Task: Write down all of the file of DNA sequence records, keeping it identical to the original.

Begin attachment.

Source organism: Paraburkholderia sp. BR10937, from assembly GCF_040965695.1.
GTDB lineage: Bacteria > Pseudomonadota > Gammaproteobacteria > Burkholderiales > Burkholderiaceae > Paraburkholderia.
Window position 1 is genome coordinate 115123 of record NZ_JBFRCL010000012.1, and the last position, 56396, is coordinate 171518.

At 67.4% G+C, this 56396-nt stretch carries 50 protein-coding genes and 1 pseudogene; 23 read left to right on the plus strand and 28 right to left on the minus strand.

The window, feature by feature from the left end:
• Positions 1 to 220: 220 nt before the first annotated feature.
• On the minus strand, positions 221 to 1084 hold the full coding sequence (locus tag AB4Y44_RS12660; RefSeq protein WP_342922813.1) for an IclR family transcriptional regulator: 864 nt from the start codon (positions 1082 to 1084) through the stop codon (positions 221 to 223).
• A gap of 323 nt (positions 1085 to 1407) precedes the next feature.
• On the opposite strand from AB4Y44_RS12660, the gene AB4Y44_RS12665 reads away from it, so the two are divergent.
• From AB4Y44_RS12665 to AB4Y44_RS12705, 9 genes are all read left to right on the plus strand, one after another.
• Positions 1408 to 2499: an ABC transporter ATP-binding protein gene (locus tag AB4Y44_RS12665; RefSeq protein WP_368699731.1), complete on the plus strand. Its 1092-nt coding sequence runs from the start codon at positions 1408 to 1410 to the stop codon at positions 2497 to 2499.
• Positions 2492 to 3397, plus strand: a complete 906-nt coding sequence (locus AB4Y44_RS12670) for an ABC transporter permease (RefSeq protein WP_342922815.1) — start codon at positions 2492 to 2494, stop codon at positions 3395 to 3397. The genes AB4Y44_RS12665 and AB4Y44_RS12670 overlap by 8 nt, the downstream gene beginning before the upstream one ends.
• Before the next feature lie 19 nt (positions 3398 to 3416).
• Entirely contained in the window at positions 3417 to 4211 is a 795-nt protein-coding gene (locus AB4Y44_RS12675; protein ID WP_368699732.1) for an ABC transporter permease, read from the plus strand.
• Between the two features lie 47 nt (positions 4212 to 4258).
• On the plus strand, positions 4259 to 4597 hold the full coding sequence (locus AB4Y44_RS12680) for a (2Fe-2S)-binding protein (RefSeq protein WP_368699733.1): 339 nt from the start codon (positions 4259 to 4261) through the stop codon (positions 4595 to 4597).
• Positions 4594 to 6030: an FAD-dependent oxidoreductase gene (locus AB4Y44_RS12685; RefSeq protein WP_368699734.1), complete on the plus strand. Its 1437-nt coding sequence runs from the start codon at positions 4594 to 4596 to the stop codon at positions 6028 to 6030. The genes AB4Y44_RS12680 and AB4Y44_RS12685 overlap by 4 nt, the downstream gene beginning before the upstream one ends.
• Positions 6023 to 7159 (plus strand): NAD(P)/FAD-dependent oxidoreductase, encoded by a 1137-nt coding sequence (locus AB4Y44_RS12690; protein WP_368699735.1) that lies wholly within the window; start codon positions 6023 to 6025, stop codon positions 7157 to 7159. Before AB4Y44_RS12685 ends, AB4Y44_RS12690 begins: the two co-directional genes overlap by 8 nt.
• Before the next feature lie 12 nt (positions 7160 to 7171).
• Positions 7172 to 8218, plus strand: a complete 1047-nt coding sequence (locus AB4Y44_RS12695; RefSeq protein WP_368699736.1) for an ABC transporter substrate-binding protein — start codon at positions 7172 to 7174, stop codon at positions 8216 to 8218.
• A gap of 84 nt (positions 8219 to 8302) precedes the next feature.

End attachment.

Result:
Source organism: Paraburkholderia sp. BR10937, from assembly GCF_040965695.1.
GTDB lineage: Bacteria > Pseudomonadota > Gammaproteobacteria > Burkholderiales > Burkholderiaceae > Paraburkholderia.
Window position 1 is genome coordinate 115123 of record NZ_JBFRCL010000012.1, and the last position, 56396, is coordinate 171518.

At 67.4% G+C, this 56396-nt stretch carries 50 protein-coding genes and 1 pseudogene; 23 read left to right on the plus strand and 28 right to left on the minus strand.

The window, feature by feature from the left end:
• Positions 1 to 220: 220 nt before the first annotated feature.
• On the minus strand, positions 221 to 1084 hold the full coding sequence (locus tag AB4Y44_RS12660; RefSeq protein WP_342922813.1) for an IclR family transcriptional regulator: 864 nt from the start codon (positions 1082 to 1084) through the stop codon (positions 221 to 223).
• A gap of 323 nt (positions 1085 to 1407) precedes the next feature.
• On the opposite strand from AB4Y44_RS12660, the gene AB4Y44_RS12665 reads away from it, so the two are divergent.
• From AB4Y44_RS12665 to AB4Y44_RS12705, 9 genes are all read left to right on the plus strand, one after another.
• Positions 1408 to 2499: an ABC transporter ATP-binding protein gene (locus tag AB4Y44_RS12665; RefSeq protein WP_368699731.1), complete on the plus strand. Its 1092-nt coding sequence runs from the start codon at positions 1408 to 1410 to the stop codon at positions 2497 to 2499.
• Positions 2492 to 3397, plus strand: a complete 906-nt coding sequence (locus AB4Y44_RS12670) for an ABC transporter permease (RefSeq protein WP_342922815.1) — start codon at positions 2492 to 2494, stop codon at positions 3395 to 3397. The genes AB4Y44_RS12665 and AB4Y44_RS12670 overlap by 8 nt, the downstream gene beginning before the upstream one ends.
• Before the next feature lie 19 nt (positions 3398 to 3416).
• Entirely contained in the window at positions 3417 to 4211 is a 795-nt protein-coding gene (locus AB4Y44_RS12675; protein ID WP_368699732.1) for an ABC transporter permease, read from the plus strand.
• Between the two features lie 47 nt (positions 4212 to 4258).
• On the plus strand, positions 4259 to 4597 hold the full coding sequence (locus AB4Y44_RS12680) for a (2Fe-2S)-binding protein (RefSeq protein WP_368699733.1): 339 nt from the start codon (positions 4259 to 4261) through the stop codon (positions 4595 to 4597).
• Positions 4594 to 6030: an FAD-dependent oxidoreductase gene (locus AB4Y44_RS12685; RefSeq protein WP_368699734.1), complete on the plus strand. Its 1437-nt coding sequence runs from the start codon at positions 4594 to 4596 to the stop codon at positions 6028 to 6030. The genes AB4Y44_RS12680 and AB4Y44_RS12685 overlap by 4 nt, the downstream gene beginning before the upstream one ends.
• Positions 6023 to 7159 (plus strand): NAD(P)/FAD-dependent oxidoreductase, encoded by a 1137-nt coding sequence (locus AB4Y44_RS12690; protein WP_368699735.1) that lies wholly within the window; start codon positions 6023 to 6025, stop codon positions 7157 to 7159. Before AB4Y44_RS12685 ends, AB4Y44_RS12690 begins: the two co-directional genes overlap by 8 nt.
• Before the next feature lie 12 nt (positions 7160 to 7171).
• Positions 7172 to 8218, plus strand: a complete 1047-nt coding sequence (locus AB4Y44_RS12695; RefSeq protein WP_368699736.1) for an ABC transporter substrate-binding protein — start codon at positions 7172 to 7174, stop codon at positions 8216 to 8218.
• A gap of 84 nt (positions 8219 to 8302) precedes the next feature.